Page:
According to the data released by Professor Brezina and his colleagues, the word ‘cuppa’ occurs 231 times per million and ‘tea’ occurs 92 times per million.

Coffee, meanwhile only occurs 73 times per million while ‘champagne’ occurs six times less often than tea.

Other frequently mentioned beverages include wine, beer, milk, and juice.

And, when it comes to food the analysis reveals some interesting trends about Britain’s dining habits.

Dinner seems to be the UK’s most popular meal, occurring 68 times per million words.

This puts it ahead of lunch at 51 times per million and breakfast at only 43.

Professor Brezina also revealed that Britons have a bit of a sweet tooth, as cake is spoken about three times more frequently than salad.  

Tea was one of the beverages most frequently referenced by Britons, occurring six times as often as 'champagne' (stock image)

Tea was one of the beverages most frequently referenced by Britons, occurring six times as often as ‘champagne’ (stock image)

Professor Brezina created this chart to show how words are used with the verb 'eat'. The closer a word is to 'eat' at the centre the stronger the association between the two, while the bigger the circle the more frequently those words appear together

Professor Brezina created this chart to show how words are used with the verb ‘eat’. The closer a word is to ‘eat’ at the centre the stronger the association between the two, while the bigger the circle the more frequently those words appear together 

Emotions

Britain might be home of the ‘stiff upper lip’ but the researchers have revealed that we do actually talk about our emotions quite often. 

And, despite a reputation for being gloomy, analysis revealed that ‘happy’ is actually the emotional word most frequently spoken by Britons, being used 208 times per million words.  

However, Professor Brezina does point out that it is often used to express contentment in phrases such as ‘I’m quite happy to stay at home’. 

When it comes to words expressing negative emotions Britain once again stays true to its stereotypes, as ‘sorry’ is the most frequently used word.

Often used to apologise or politely refuse something, this word is used at a frequency of 204 times per million. 

Our bodies  

According to the researchers, Britons also spend a fair bit of time talking about their bodies.

In particular, we seem especially keen on using the words ‘hand’, ‘head’, ‘eye’, ‘foot’, and ‘heart’. 

The researchers suggest that the popularity of these phrases might also be due to how frequently they appear in metaphors or other common phrases.

For example ‘hand’, which has a frequency of 530 times per million words, could appear in phrases like ‘lend a hand’ or ‘helping hand’.

Meanwhile ‘head’, which appears 435 times per million words, can be used as a job title like ‘head of sales’.

Professor Brezina added: ‘Expressions such as “on the one hand”, “in the public eye”, “put one’s foot down” and “break somebody’s heart” are all examples of how our bodily experience of the world is present in ordinary language as we use it every day.’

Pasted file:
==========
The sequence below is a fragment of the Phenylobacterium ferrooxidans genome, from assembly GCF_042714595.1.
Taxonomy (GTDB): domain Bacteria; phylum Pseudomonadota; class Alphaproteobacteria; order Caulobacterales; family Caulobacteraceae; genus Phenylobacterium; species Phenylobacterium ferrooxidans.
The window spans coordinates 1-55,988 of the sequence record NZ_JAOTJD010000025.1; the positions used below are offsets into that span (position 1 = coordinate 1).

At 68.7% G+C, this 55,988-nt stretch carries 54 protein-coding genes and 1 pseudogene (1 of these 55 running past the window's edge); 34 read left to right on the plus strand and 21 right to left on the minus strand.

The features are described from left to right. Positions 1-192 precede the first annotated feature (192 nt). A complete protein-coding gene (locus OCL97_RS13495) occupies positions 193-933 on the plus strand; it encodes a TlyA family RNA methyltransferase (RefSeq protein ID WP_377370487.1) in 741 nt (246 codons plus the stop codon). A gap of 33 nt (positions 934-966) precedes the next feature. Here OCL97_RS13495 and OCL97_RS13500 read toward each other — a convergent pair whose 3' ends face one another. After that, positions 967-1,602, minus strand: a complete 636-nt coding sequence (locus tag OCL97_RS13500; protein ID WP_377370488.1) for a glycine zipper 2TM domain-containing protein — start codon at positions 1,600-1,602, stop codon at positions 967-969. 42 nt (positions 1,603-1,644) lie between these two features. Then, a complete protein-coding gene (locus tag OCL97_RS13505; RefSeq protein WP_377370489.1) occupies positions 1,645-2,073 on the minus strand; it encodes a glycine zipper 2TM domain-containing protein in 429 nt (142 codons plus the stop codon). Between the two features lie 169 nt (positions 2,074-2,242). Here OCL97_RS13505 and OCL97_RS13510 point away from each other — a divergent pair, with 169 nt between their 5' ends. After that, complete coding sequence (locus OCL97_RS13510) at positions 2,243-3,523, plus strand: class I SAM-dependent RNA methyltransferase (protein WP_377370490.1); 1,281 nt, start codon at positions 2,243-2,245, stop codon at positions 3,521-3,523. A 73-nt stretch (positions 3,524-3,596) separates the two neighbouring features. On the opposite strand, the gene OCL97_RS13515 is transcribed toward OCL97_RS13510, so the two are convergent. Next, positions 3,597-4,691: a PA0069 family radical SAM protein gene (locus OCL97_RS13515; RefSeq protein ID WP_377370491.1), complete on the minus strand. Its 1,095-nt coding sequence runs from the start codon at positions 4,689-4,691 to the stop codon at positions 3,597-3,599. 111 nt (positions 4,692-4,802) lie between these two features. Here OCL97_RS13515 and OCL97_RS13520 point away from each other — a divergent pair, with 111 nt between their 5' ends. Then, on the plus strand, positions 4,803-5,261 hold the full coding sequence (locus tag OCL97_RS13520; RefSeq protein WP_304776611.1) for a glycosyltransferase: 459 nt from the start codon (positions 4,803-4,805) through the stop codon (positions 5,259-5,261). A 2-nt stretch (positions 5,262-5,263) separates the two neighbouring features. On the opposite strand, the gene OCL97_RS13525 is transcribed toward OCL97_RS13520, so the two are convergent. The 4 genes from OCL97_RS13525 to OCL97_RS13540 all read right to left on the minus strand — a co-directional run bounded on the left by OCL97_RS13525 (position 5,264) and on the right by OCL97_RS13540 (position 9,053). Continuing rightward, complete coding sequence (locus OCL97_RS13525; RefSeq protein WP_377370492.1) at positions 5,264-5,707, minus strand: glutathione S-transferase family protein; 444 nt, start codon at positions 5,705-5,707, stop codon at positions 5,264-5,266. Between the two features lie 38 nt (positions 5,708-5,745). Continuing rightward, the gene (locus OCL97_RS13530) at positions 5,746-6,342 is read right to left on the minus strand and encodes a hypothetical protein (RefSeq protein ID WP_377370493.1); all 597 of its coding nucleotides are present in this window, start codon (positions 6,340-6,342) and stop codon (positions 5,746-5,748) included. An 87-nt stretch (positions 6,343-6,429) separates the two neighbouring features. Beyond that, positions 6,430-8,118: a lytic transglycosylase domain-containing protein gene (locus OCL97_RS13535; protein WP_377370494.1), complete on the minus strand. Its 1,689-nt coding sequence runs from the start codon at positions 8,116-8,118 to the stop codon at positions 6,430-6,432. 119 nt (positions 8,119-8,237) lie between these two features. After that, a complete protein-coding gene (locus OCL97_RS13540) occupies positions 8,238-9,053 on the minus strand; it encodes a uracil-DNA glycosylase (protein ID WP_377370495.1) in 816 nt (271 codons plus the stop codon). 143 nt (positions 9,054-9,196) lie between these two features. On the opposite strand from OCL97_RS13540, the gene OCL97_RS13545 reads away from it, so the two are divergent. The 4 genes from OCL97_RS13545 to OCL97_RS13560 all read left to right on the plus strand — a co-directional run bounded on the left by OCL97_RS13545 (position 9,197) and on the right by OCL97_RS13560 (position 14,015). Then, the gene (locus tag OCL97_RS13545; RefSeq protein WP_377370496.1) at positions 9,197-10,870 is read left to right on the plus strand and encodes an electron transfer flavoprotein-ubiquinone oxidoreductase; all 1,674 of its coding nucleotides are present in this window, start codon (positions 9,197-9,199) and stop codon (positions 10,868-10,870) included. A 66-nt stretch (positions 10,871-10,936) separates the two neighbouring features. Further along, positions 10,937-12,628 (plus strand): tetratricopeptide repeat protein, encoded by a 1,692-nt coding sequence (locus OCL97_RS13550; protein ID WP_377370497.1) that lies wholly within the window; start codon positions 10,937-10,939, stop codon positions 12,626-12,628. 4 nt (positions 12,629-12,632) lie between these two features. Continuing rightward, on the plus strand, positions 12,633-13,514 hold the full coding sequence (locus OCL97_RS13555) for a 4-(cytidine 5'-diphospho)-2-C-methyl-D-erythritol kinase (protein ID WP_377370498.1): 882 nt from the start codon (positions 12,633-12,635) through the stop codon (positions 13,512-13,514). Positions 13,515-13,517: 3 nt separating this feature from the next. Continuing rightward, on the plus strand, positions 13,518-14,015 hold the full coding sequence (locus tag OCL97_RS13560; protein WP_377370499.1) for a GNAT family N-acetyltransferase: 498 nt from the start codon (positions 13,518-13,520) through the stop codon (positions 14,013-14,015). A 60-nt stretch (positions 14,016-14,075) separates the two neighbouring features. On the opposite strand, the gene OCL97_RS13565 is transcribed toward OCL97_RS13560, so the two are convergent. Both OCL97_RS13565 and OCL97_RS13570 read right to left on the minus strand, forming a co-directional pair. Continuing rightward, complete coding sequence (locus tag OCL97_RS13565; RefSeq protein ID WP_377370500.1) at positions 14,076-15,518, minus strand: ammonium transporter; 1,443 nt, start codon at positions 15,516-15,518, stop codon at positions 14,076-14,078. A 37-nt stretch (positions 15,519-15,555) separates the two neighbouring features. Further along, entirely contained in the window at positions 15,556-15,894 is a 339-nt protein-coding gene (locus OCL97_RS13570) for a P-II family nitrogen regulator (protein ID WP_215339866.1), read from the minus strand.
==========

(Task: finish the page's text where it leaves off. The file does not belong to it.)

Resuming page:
HOW TODDLERS DEVELOP COMMUNICATION SKILLS

Language development explodes from between the ages of two and four according to Dr Amos Grunebaum,  an American obstetrician and gynaecologist.

A child’s vocabulary, understanding and communication skills flourish at around these ages, he says.

These skills are an essential foundation for how a child interacts with others and they significantly impact cognitive, social and emotional development and their future lives in school and beyond. 

By the time a child reaches its second birthday it should have mastered pointing to common objects; three body parts; labelling familiar objects such as cup, dog and shoe. 

Most two years olds can: follow a two step instruction; use more than 50 words – although half will be unintelligible; make phrases of two or more words; use simple plurals and personal pronouns; know the names of close friends and family.

Most three-year-olds will be able to follow two or three step commands and speak in three to four word sentences. 

They should now be much easier to understand and have a vocabulary of around 200 words. 

They should be inquisitive, asking many questions – why, what, who, where, when – and be able to say their name, age and gender. 

They may understand place words like ‘in’, ‘on’ and ‘under’ and be able to name a best friend. 

Their conversation will begin to become more interactive and two-way. 

As a child transitions to preschool, their understanding is becoming much more refined. 

They will begin to understand time words and order words – today, tomorrow, first, next. 

They will be getting better at following more complex instructions and she should be able to hear and understand speech in a variety of settings. 

Their pronunciation will be improving but she may still struggle with difficult consonant like sh, th and l. 

They may begin to name letters and numbers. They may be able to retell events and keep a simple conversation going. 

Their personality will begin to shine through as she chooses topics of conversation that interest her.